(Washington, DC) House Science, Space, and Technology Committee Ranking Member Frank Lucas praised $8.4million awarded by the U.S. Department of Energy (DOE) to establish new geothermal energy and heat production from abandoned oil and gas wells.
“Oklahoma, and the United States as a whole, has tremendous potential to utilize its geothermal energy resources – resources that have the capability to provide efficient and reliable energy for many of our communities. Funding advanced research and development for geothermal technologies was a high priority in the Science Committee’s bipartisan Energy Act of 2020, and I’m glad to see DOE supporting the expansion of such transformational technologies,” said Lucas. “Oklahoma has a long history of harnessing energy resources and today’s award will ensure we are able to effectively leverage our untapped resources, further positioning the state for the opportunities of tomorrow. The University of Oklahoma continues to be a pioneer in geothermal systems, and I’m excited to see their technologies strengthen our country’s all-of-the-above energy strategy and provide reliable energy to Oklahoma’s communities.”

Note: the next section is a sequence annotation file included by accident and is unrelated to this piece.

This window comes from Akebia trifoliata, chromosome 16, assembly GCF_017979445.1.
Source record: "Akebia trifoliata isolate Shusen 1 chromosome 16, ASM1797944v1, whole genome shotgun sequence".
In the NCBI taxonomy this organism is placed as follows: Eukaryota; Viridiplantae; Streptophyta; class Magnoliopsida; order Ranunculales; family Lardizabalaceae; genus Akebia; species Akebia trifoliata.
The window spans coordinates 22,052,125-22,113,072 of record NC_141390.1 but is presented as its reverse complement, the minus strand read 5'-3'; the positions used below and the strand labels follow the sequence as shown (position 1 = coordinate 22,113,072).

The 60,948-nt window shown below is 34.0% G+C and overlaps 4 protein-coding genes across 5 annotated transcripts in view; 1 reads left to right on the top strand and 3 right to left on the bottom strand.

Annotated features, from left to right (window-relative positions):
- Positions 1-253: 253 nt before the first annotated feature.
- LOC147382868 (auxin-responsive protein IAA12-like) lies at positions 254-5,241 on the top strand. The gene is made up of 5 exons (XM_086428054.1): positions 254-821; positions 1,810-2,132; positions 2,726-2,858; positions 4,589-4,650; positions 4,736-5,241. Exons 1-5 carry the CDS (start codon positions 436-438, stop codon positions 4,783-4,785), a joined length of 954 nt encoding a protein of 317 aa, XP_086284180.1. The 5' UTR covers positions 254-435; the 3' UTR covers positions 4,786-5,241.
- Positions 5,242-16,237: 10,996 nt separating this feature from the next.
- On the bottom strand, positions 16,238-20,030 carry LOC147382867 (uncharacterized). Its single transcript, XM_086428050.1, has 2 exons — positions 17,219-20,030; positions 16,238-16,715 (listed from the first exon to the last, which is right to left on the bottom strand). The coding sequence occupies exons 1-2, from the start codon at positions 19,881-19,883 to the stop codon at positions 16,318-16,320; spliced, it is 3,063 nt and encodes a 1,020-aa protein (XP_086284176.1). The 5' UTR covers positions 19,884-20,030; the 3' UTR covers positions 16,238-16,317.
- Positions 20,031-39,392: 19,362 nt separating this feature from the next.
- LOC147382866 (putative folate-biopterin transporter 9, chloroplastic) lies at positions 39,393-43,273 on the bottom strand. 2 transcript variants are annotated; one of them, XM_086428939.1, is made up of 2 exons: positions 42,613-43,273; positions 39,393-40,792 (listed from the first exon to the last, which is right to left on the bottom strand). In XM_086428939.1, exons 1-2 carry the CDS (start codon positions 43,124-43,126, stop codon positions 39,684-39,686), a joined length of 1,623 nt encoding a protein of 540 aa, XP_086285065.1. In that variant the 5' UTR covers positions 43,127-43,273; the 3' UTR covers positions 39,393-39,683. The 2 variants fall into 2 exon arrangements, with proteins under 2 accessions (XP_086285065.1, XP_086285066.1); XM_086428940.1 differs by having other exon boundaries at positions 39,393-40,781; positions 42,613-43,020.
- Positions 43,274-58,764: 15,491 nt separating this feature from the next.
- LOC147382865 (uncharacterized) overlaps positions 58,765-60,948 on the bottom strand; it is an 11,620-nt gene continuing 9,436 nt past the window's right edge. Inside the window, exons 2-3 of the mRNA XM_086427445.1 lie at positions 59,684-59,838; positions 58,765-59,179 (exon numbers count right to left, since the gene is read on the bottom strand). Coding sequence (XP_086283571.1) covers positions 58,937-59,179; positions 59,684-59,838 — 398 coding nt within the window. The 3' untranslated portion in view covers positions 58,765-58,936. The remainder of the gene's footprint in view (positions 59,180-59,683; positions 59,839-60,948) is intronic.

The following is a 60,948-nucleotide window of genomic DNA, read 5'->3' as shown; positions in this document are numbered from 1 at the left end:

DOE’s announcement comes on the heels of a renewed emphasis on advanced geothermal energy research and development as part of the Energy Act, enacted in December of 2020 and the first major update of America’s energy policy in 13 years. This legislation includes more than a dozen bills from the House Science, Space, and Technology Committee, including Ranking Member Lucas’ Advanced Geothermal Research and Development Act, and focuses on competitive and innovative clean energy solutions.
Included in the initiative’s awardees is the University of Oklahoma, which will fund projects to produce heat from a nearby oilfield to power Tuttle Elementary and Middle Schools in Tuttle, Oklahoma. This will allow the schools to access reliable energy at significantly lower costs.